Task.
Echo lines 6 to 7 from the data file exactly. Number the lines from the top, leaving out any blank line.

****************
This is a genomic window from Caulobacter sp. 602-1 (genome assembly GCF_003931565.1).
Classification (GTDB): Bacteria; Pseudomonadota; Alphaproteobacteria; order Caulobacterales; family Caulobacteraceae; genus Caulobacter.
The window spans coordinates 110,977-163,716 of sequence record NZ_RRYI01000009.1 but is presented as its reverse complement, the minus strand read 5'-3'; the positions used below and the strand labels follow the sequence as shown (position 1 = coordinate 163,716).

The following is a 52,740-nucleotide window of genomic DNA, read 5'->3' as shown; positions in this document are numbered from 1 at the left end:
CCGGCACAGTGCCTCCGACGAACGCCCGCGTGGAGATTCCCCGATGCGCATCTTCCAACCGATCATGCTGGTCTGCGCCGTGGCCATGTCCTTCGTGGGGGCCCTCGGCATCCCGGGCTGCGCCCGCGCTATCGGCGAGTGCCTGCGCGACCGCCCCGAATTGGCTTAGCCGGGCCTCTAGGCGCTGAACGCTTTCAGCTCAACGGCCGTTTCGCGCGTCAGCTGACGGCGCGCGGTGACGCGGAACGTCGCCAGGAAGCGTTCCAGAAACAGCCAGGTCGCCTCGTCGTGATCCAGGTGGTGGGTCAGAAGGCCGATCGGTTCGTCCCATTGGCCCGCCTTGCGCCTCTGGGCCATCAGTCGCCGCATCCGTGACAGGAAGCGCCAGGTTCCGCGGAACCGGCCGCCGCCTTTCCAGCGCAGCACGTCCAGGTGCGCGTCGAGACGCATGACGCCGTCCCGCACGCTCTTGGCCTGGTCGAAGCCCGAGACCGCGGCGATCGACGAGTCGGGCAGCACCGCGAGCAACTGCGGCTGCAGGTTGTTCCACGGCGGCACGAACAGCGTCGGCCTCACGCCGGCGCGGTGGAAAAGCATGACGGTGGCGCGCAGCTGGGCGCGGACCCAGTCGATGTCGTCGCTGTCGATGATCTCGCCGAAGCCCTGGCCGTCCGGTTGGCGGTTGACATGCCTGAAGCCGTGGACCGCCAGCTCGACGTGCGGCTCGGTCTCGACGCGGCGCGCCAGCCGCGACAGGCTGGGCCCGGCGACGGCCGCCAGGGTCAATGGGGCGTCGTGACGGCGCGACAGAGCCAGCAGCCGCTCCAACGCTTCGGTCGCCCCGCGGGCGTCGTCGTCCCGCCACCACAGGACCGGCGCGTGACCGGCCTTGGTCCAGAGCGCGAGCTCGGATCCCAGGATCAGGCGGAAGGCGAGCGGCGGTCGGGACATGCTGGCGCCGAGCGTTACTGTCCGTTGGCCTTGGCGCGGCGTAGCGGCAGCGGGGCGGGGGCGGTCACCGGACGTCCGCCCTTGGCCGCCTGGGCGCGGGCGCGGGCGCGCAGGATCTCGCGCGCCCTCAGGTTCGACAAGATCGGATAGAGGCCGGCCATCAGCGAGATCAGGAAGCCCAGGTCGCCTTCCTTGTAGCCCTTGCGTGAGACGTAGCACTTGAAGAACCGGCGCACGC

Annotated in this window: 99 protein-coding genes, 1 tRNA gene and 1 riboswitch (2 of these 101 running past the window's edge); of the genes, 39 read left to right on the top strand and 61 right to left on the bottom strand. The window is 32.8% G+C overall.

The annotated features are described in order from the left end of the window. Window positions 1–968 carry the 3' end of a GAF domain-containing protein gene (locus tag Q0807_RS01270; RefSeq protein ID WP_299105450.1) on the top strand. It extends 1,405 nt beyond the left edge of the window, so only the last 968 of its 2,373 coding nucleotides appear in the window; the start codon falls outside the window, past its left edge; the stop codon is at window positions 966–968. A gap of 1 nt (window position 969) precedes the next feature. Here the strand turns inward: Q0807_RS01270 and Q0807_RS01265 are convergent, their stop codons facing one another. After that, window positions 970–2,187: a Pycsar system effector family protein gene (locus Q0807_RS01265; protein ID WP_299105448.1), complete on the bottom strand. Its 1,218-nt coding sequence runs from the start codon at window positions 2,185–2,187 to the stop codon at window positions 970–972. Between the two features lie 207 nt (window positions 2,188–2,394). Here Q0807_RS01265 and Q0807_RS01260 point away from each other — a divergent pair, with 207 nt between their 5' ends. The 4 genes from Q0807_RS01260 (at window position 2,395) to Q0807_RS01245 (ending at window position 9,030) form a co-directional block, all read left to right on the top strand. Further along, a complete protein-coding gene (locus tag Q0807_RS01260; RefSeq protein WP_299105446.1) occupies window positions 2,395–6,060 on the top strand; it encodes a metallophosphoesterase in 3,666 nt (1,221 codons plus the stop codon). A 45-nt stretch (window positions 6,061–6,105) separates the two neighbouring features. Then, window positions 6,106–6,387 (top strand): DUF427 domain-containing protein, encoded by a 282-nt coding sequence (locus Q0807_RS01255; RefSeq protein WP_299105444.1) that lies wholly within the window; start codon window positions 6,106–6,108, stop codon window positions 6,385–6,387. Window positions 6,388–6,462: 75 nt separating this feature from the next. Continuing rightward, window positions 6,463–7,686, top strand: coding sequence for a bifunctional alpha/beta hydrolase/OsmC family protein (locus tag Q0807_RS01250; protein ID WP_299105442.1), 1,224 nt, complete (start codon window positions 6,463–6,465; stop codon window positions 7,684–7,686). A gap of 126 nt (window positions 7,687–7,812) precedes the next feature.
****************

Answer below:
Annotated in this window: 99 protein-coding genes, 1 tRNA gene and 1 riboswitch (2 of these 101 running past the window's edge); of the genes, 39 read left to right on the top strand and 61 right to left on the bottom strand. The window is 32.8% G+C overall.

The annotated features are described in order from the left end of the window. Window positions 1–968 carry the 3' end of a GAF domain-containing protein gene (locus tag Q0807_RS01270; RefSeq protein ID WP_299105450.1) on the top strand. It extends 1,405 nt beyond the left edge of the window, so only the last 968 of its 2,373 coding nucleotides appear in the window; the start codon falls outside the window, past its left edge; the stop codon is at window positions 966–968. A gap of 1 nt (window position 969) precedes the next feature. Here the strand turns inward: Q0807_RS01270 and Q0807_RS01265 are convergent, their stop codons facing one another. After that, window positions 970–2,187: a Pycsar system effector family protein gene (locus Q0807_RS01265; protein ID WP_299105448.1), complete on the bottom strand. Its 1,218-nt coding sequence runs from the start codon at window positions 2,185–2,187 to the stop codon at window positions 970–972. Between the two features lie 207 nt (window positions 2,188–2,394). Here Q0807_RS01265 and Q0807_RS01260 point away from each other — a divergent pair, with 207 nt between their 5' ends. The 4 genes from Q0807_RS01260 (at window position 2,395) to Q0807_RS01245 (ending at window position 9,030) form a co-directional block, all read left to right on the top strand. Further along, a complete protein-coding gene (locus tag Q0807_RS01260; RefSeq protein WP_299105446.1) occupies window positions 2,395–6,060 on the top strand; it encodes a metallophosphoesterase in 3,666 nt (1,221 codons plus the stop codon). A 45-nt stretch (window positions 6,061–6,105) separates the two neighbouring features. Then, window positions 6,106–6,387 (top strand): DUF427 domain-containing protein, encoded by a 282-nt coding sequence (locus Q0807_RS01255; RefSeq protein WP_299105444.1) that lies wholly within the window; start codon window positions 6,106–6,108, stop codon window positions 6,385–6,387. Window positions 6,388–6,462: 75 nt separating this feature from the next. Continuing rightward, window positions 6,463–7,686, top strand: coding sequence for a bifunctional alpha/beta hydrolase/OsmC family protein (locus tag Q0807_RS01250; protein ID WP_299105442.1), 1,224 nt, complete (start codon window positions 6,463–6,465; stop codon window positions 7,684–7,686). A gap of 126 nt (window positions 7,687–7,812) precedes the next feature.